Daily, most of us use technologies like Acrobat, Flash, and RealPlayer. Huge populations of Internet-based user audiences are taking advantage of a widening selection of software technologies that allow for universal dissemination of various types of information, from digital documents to streaming animations to mp3 music. Increasingly, these technologies allow each member of a mass audience to shape his or her interaction as something unique, so that no document, home page or jazz collection will be experienced precisely the same way.


On the Internet, the information power is definitely moving to the people. They have come to expect that the software they use in their Internet-based existence will require no training, manual, or software installation. They click, and it happens, and if it doesn’t happen, they leave. Yet with all that simplicity they also demand sophistication and desktop integration capabilities, so that if they want to magnify their information and deepen their experience, they can with a few more clicks on a toolbar.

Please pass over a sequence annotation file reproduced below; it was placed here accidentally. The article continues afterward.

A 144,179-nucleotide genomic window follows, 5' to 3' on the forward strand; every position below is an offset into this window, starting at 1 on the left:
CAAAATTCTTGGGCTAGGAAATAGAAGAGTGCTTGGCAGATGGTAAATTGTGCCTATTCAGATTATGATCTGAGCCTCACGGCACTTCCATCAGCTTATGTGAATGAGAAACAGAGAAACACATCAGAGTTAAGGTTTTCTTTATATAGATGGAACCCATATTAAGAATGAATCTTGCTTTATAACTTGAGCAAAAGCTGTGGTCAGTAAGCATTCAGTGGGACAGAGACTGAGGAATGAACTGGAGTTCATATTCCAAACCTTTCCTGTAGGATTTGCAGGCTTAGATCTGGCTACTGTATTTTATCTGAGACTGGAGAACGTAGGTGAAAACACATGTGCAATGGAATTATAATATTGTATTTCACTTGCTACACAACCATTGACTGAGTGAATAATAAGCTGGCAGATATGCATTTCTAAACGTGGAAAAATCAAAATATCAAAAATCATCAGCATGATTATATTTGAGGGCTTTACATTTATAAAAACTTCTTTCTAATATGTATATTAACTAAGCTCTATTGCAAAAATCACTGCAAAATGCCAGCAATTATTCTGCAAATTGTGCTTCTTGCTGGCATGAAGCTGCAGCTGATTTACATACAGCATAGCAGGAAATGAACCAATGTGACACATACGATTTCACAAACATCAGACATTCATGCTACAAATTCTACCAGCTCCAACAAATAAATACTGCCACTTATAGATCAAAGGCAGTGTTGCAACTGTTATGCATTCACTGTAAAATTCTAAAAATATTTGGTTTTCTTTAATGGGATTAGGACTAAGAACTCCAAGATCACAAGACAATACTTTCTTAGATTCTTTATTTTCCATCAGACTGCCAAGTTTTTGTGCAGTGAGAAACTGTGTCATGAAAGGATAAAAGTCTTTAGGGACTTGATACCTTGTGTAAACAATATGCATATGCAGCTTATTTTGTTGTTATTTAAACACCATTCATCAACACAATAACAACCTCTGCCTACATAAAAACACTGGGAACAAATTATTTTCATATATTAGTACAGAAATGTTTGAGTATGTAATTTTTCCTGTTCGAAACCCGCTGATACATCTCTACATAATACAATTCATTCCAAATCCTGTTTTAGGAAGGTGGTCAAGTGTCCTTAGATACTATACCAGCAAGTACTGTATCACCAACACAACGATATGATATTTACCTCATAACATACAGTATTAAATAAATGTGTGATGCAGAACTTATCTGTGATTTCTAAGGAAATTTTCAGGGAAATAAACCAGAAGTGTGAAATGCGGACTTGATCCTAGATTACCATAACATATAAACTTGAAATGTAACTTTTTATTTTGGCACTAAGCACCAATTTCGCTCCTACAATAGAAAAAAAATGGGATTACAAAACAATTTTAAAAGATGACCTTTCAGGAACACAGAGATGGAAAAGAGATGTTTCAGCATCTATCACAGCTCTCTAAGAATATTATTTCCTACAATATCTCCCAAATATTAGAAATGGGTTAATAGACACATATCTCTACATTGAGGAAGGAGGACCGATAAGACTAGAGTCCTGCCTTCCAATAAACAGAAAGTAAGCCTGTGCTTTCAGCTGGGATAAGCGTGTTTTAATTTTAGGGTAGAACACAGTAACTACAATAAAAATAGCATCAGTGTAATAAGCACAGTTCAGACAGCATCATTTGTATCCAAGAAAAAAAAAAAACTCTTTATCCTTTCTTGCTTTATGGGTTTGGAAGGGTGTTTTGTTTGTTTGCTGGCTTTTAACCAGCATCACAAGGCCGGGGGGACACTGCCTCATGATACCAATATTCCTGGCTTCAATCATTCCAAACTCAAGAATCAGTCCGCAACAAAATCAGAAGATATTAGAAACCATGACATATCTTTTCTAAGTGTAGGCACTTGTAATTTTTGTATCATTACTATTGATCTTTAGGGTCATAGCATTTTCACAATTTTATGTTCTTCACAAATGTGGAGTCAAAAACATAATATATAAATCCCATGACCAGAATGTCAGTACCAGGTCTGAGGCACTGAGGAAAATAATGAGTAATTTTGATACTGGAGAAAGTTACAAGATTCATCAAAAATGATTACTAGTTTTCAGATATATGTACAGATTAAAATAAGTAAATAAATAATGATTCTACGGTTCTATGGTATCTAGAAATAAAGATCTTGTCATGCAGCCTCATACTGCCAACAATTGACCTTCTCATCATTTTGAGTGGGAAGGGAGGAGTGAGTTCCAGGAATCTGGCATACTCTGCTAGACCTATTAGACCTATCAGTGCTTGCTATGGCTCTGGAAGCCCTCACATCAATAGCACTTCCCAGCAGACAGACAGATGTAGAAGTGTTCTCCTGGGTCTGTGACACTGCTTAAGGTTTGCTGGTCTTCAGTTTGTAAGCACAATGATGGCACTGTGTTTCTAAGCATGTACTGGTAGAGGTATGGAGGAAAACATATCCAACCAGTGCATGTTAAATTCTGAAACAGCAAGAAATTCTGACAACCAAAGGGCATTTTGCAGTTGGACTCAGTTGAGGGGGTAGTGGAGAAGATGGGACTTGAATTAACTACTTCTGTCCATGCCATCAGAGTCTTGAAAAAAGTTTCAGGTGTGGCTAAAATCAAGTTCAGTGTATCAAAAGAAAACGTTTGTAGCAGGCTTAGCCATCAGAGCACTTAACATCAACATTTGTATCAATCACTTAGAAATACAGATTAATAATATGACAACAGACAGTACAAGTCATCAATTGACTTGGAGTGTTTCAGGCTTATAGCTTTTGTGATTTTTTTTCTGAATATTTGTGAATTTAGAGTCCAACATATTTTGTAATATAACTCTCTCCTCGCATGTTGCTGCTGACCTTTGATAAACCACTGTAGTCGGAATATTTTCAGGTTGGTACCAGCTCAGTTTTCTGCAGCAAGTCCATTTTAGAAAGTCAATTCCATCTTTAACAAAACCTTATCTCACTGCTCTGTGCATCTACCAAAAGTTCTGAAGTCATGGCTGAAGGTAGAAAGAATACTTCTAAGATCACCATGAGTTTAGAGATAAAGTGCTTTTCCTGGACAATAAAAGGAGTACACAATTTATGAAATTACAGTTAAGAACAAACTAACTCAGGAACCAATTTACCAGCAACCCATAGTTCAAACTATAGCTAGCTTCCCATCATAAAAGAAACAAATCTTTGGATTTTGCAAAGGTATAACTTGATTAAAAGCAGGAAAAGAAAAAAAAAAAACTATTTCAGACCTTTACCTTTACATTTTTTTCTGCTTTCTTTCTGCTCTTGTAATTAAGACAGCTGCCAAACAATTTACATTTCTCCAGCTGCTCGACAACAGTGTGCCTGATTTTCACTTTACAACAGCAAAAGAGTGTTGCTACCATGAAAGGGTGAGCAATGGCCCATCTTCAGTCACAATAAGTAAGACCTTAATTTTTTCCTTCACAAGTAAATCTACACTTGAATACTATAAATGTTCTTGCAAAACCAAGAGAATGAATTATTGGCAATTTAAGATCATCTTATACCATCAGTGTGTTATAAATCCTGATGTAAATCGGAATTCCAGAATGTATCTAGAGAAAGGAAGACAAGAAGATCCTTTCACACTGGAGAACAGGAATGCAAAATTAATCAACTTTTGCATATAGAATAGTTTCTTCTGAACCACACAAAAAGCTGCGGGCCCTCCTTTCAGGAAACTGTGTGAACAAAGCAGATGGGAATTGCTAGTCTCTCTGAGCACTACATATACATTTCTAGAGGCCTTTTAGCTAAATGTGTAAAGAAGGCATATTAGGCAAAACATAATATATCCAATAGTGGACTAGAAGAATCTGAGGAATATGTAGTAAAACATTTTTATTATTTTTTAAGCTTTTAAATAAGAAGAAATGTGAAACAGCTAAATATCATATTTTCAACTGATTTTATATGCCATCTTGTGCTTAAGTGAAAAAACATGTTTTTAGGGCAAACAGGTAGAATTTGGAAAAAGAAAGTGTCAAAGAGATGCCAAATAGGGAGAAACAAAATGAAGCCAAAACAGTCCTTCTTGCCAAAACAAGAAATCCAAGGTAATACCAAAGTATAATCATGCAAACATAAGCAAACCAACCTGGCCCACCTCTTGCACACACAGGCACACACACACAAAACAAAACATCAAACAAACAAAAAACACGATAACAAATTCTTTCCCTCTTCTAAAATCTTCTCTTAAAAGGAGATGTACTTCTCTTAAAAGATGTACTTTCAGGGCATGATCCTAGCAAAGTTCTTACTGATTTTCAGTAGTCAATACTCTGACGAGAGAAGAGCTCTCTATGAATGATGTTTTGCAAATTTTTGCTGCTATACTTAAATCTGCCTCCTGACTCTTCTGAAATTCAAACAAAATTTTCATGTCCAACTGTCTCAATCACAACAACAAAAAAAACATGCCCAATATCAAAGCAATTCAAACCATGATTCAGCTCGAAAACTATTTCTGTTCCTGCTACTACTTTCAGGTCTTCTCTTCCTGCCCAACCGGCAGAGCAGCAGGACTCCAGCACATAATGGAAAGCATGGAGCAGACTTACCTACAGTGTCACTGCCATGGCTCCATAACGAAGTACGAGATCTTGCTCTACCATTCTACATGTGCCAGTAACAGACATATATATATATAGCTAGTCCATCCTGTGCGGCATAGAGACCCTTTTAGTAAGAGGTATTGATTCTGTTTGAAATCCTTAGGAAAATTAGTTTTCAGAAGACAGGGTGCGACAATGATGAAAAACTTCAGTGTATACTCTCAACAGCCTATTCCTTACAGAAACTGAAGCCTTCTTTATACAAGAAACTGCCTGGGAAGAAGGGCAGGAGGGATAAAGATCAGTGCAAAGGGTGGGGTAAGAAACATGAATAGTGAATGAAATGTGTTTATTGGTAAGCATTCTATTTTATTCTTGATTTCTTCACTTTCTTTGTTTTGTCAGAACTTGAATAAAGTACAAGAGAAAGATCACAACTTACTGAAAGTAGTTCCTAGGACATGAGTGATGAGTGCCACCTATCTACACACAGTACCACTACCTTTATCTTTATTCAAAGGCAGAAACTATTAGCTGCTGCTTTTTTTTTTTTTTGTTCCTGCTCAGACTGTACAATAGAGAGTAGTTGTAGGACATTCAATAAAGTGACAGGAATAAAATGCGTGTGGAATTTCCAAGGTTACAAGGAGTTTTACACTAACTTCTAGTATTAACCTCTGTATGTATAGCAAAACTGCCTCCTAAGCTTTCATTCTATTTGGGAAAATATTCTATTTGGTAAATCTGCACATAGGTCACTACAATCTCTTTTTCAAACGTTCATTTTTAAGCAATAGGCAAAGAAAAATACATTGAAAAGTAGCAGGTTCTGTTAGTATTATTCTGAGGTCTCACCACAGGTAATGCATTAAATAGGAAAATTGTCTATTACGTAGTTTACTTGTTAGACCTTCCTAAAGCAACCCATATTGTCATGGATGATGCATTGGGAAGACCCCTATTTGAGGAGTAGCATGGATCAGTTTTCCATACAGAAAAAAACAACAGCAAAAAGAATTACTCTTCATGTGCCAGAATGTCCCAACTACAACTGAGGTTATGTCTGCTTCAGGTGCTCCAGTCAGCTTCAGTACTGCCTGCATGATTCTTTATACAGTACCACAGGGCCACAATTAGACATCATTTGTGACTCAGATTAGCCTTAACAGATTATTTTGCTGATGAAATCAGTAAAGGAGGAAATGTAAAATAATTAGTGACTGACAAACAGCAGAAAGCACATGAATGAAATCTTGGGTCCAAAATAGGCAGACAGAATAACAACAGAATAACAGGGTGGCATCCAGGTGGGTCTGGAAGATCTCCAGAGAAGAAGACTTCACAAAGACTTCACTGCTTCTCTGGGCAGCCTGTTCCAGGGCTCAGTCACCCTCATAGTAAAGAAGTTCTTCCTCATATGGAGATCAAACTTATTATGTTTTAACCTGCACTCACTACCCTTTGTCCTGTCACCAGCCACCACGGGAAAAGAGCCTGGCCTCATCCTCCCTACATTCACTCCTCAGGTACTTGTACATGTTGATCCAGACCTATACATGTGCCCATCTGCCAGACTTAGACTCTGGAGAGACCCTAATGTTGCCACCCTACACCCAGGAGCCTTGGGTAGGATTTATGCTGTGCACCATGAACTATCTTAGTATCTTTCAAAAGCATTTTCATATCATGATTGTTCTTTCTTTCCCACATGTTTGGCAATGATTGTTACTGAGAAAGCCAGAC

Given the dynamics that are in play, the traditional data analysis vendor is in a tough spot. Raised in a data warehouse, fed a steady diet of fat client application sets, and sheltered inside the corporate firewall, traditional vendors in the analysis space are struggling to meet the rising expectations of the Insight Economy.

For extended enterprises seeking to serve the analysis needs of mass audiences there are vendors and applications targeting a new market space called Information Outreach. Like the technology that must power it, the definition of Information Outreach is simple, yet powerful: the delivery of self-personalized, interactive information and analytical capabilities to large Internet-based user audiences.